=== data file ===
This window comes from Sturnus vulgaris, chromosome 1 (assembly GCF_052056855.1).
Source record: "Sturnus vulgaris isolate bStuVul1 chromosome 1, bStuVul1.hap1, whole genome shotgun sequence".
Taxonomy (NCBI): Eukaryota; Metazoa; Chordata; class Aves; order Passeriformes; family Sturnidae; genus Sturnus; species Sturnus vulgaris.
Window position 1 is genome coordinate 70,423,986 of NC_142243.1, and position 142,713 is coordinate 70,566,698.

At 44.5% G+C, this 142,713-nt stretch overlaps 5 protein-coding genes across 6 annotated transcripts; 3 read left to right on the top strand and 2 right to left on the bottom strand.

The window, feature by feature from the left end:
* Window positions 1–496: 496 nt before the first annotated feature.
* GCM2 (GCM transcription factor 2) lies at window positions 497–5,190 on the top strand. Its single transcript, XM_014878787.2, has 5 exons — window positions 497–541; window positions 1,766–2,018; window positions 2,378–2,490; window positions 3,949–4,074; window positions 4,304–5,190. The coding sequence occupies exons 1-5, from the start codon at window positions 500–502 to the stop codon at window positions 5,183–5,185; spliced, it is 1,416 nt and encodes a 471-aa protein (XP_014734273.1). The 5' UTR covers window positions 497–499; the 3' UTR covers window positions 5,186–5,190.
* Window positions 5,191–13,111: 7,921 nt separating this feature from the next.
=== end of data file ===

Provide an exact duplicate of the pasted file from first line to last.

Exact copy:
This window comes from Sturnus vulgaris, chromosome 1 (assembly GCF_052056855.1).
Source record: "Sturnus vulgaris isolate bStuVul1 chromosome 1, bStuVul1.hap1, whole genome shotgun sequence".
Taxonomy (NCBI): Eukaryota; Metazoa; Chordata; class Aves; order Passeriformes; family Sturnidae; genus Sturnus; species Sturnus vulgaris.
Window position 1 is genome coordinate 70,423,986 of NC_142243.1, and position 142,713 is coordinate 70,566,698.

At 44.5% G+C, this 142,713-nt stretch overlaps 5 protein-coding genes across 6 annotated transcripts; 3 read left to right on the top strand and 2 right to left on the bottom strand.

The window, feature by feature from the left end:
* Window positions 1–496: 496 nt before the first annotated feature.
* GCM2 (GCM transcription factor 2) lies at window positions 497–5,190 on the top strand. Its single transcript, XM_014878787.2, has 5 exons — window positions 497–541; window positions 1,766–2,018; window positions 2,378–2,490; window positions 3,949–4,074; window positions 4,304–5,190. The coding sequence occupies exons 1-5, from the start codon at window positions 500–502 to the stop codon at window positions 5,183–5,185; spliced, it is 1,416 nt and encodes a 471-aa protein (XP_014734273.1). The 5' UTR covers window positions 497–499; the 3' UTR covers window positions 5,186–5,190.
* Window positions 5,191–13,111: 7,921 nt separating this feature from the next.